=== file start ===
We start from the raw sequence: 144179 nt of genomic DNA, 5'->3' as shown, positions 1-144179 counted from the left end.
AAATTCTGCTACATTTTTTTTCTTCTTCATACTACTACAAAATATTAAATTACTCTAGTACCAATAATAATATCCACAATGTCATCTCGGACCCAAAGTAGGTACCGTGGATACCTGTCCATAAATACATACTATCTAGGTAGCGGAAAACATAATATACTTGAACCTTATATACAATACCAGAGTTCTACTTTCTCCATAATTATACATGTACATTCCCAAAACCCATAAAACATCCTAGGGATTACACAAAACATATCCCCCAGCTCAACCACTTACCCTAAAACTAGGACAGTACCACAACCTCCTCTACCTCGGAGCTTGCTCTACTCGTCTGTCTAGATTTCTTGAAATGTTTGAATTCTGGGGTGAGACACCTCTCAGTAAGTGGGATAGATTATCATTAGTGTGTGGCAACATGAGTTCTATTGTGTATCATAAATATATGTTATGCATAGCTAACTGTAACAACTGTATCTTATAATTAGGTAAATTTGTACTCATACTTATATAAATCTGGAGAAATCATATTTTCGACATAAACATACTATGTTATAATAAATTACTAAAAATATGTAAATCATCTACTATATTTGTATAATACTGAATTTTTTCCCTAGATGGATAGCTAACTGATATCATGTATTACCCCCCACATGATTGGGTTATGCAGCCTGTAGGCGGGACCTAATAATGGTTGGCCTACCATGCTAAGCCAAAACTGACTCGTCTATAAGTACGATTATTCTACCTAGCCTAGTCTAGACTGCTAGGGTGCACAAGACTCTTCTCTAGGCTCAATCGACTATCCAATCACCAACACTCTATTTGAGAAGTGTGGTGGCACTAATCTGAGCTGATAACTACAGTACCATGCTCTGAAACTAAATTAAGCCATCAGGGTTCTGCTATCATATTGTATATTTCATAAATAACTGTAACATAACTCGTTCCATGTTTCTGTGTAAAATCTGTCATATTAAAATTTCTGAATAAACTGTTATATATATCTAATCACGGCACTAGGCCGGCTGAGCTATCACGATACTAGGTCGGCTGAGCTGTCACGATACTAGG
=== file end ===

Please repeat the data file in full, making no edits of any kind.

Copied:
We start from the raw sequence: 144179 nt of genomic DNA, 5'->3' as shown, positions 1-144179 counted from the left end.
AAATTCTGCTACATTTTTTTTCTTCTTCATACTACTACAAAATATTAAATTACTCTAGTACCAATAATAATATCCACAATGTCATCTCGGACCCAAAGTAGGTACCGTGGATACCTGTCCATAAATACATACTATCTAGGTAGCGGAAAACATAATATACTTGAACCTTATATACAATACCAGAGTTCTACTTTCTCCATAATTATACATGTACATTCCCAAAACCCATAAAACATCCTAGGGATTACACAAAACATATCCCCCAGCTCAACCACTTACCCTAAAACTAGGACAGTACCACAACCTCCTCTACCTCGGAGCTTGCTCTACTCGTCTGTCTAGATTTCTTGAAATGTTTGAATTCTGGGGTGAGACACCTCTCAGTAAGTGGGATAGATTATCATTAGTGTGTGGCAACATGAGTTCTATTGTGTATCATAAATATATGTTATGCATAGCTAACTGTAACAACTGTATCTTATAATTAGGTAAATTTGTACTCATACTTATATAAATCTGGAGAAATCATATTTTCGACATAAACATACTATGTTATAATAAATTACTAAAAATATGTAAATCATCTACTATATTTGTATAATACTGAATTTTTTCCCTAGATGGATAGCTAACTGATATCATGTATTACCCCCCACATGATTGGGTTATGCAGCCTGTAGGCGGGACCTAATAATGGTTGGCCTACCATGCTAAGCCAAAACTGACTCGTCTATAAGTACGATTATTCTACCTAGCCTAGTCTAGACTGCTAGGGTGCACAAGACTCTTCTCTAGGCTCAATCGACTATCCAATCACCAACACTCTATTTGAGAAGTGTGGTGGCACTAATCTGAGCTGATAACTACAGTACCATGCTCTGAAACTAAATTAAGCCATCAGGGTTCTGCTATCATATTGTATATTTCATAAATAACTGTAACATAACTCGTTCCATGTTTCTGTGTAAAATCTGTCATATTAAAATTTCTGAATAAACTGTTATATATATCTAATCACGGCACTAGGCCGGCTGAGCTATCACGATACTAGGTCGGCTGAGCTGTCACGATACTAGG